Aesthetic modernism was founded upon a rejection of the language of neo-classicism, rooted in the academies and based upon universal notions of beauty. Aesthetic modernism rewrote the rules of representation in order to explore an authenticity aligned to subjective intuition and unique vision. Aesthetic modernism promoted the artist rather than artisan, art rather than craft as the means to explore modern individual consciousness, whether in painting, sculpture, literature or photography. The exploration of the psychology of social life was left to the dynamic of the time based-mediums of film and video and their public forms in cinema and television.

“ Currently there is a deep chasm between the computational code of software and the cultural codes of visuality in which very little is known.”

Rubinstein’s essay, What is 21st Century Photography, which so clearly identifies the current moment of radical rupture, formulates its response to this situation in terms of an earlier moment of modernist infatuation with machines and technologies. The idea that 21st century photography names ‘an immersive economy that offers an entirely new way to inhabit materiality and its relationship to bodies, machines and brains’ is strongly echoed in the Futurist manifesto of 1909. Here Marinetti asserted, ‘We stand on the last promontory of the centuries! Why should we look back, when what we want is to break down the mysterious doors of the Impossible? Time and Space died yesterday. We already live in the absolute, because we have created eternal, omnipresent speed’.

The comparison between the essay and the Futurist manifesto goes further when considering what the immersive economy of the algorithm will reveal. In the essay we are told  ‘we come to understand that the “ real world” is nothing more than so much information plucked out of chaos: the randomised and chaotic conflation of bits of matters, strands of DNA sub-atomic particles and computer code.’ In the Futurist manifesto there was a similar recognition of giving oneself up to the absurd: ‘Let’s break out of the horrible shell of wisdom and throw ourselves like pride-ripened fruit into the wide, contorted mouth of the wind! Let’s give ourselves utterly to the Unknown, not in desperation but only to replenish the deep wells of the Absurd!’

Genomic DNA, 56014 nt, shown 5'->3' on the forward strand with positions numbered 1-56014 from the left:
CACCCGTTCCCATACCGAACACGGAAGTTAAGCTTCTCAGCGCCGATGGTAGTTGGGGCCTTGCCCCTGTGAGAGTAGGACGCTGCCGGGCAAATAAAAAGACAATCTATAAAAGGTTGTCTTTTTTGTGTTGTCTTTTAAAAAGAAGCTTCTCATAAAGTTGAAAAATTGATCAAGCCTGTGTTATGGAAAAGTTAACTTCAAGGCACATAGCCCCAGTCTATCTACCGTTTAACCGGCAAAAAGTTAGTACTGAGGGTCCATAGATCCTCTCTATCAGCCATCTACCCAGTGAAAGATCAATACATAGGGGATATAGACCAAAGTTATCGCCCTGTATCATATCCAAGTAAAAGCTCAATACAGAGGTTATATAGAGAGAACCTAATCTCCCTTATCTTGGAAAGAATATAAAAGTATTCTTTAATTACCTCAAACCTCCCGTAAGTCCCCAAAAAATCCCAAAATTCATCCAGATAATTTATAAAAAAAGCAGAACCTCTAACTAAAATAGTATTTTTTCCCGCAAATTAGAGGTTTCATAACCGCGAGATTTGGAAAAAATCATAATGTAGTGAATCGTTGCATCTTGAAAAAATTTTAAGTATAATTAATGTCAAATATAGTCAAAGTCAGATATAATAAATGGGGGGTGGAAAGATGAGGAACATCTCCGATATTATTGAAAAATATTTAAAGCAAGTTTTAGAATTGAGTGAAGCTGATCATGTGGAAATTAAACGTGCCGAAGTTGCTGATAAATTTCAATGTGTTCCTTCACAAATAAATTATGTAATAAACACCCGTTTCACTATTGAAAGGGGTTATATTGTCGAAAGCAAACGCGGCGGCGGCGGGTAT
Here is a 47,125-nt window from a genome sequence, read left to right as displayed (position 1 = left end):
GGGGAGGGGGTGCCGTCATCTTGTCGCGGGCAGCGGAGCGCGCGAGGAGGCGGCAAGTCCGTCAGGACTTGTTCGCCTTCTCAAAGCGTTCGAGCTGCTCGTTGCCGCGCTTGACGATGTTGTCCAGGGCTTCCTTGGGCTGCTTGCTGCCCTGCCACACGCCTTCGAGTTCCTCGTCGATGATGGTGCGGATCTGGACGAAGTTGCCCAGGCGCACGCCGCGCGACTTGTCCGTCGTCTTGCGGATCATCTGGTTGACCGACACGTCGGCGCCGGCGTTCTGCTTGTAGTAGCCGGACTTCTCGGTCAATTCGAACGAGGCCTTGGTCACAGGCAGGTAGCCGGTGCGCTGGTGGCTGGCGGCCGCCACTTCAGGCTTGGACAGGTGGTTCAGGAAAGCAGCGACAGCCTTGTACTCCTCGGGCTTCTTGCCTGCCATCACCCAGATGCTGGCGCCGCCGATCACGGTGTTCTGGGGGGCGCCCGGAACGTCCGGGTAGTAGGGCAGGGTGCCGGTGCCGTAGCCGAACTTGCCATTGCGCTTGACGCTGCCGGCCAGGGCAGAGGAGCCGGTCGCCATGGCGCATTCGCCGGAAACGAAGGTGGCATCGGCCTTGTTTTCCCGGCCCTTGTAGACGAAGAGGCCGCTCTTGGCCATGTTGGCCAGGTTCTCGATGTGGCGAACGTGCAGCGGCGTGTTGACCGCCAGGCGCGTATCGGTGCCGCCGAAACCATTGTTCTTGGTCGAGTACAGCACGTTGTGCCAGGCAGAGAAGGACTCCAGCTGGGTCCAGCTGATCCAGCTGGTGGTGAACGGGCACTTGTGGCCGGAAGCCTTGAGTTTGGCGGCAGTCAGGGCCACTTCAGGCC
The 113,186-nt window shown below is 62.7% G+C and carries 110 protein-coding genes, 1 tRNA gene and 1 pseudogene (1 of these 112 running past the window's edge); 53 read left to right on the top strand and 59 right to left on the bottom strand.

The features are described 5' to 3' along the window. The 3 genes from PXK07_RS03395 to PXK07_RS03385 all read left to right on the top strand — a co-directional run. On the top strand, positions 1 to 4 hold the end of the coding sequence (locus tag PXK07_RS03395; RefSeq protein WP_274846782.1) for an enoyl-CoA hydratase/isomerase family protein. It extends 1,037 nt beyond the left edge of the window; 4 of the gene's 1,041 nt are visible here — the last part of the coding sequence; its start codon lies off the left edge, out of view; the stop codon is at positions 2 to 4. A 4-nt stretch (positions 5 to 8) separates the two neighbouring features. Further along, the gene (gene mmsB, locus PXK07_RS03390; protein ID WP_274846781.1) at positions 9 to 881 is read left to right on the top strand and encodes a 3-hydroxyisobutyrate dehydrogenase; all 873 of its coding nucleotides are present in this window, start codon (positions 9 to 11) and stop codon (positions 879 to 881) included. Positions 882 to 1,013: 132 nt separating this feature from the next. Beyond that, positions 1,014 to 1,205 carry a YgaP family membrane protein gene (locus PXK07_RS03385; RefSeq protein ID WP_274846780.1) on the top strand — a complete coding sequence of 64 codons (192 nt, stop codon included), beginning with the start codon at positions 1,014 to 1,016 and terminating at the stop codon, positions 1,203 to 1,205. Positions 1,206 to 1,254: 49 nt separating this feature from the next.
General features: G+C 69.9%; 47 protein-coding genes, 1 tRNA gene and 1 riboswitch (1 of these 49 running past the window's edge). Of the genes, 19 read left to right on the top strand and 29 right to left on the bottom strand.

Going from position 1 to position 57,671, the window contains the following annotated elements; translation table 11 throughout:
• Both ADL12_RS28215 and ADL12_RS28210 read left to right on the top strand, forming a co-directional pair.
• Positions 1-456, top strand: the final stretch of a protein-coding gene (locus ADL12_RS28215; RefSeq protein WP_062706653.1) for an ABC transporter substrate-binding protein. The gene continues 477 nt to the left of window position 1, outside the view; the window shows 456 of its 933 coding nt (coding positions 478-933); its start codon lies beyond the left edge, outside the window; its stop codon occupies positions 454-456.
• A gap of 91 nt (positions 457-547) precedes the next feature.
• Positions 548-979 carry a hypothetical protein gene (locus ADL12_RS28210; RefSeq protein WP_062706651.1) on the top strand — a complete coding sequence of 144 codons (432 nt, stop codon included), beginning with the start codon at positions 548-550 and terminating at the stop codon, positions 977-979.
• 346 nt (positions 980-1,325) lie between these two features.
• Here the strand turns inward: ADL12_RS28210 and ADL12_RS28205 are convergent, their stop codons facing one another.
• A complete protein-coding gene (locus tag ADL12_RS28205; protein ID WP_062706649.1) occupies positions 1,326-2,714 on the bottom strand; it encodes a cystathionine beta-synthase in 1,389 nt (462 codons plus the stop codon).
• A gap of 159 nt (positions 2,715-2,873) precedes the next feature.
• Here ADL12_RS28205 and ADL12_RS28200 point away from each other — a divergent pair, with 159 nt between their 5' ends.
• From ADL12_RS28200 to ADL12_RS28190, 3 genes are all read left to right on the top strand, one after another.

How does this avant-garde embrace of chaos in a photography, defined as a new form of consciousness, stand up alongside the more analytical and political idea that this same photography is  ‘the exploration of the labor practices that shape this world through mass-production, computation, self-replication and pattern recognition’. What kind of exploration is this and what form might it take? Currently there is a deep chasm between the computational code of software and the cultural codes of visuality in which very little is known.  Clearly the aim of practical criticism is to develop new understandings of precisely how computation is constitutive of meaning and moreover how the power of the new ‘puppet master’ of the algorithmic image is wielded. Essentially the task of unmasking power focuses upon the new means of reproduction involving the modes of production, the movement of capital, organised labour, military and political institutions. There is an organised, hierarchical social world out there in which art and photography are politically and ideologically entailed and yes, whilst the world is chaotic it is also structured and inequality stalks the world like never before. The investigation of Google, Facebook, Youtube and Instagram, for starters, would seem to be a good point of departure for a progressive investigative practice of photography.

Network cultures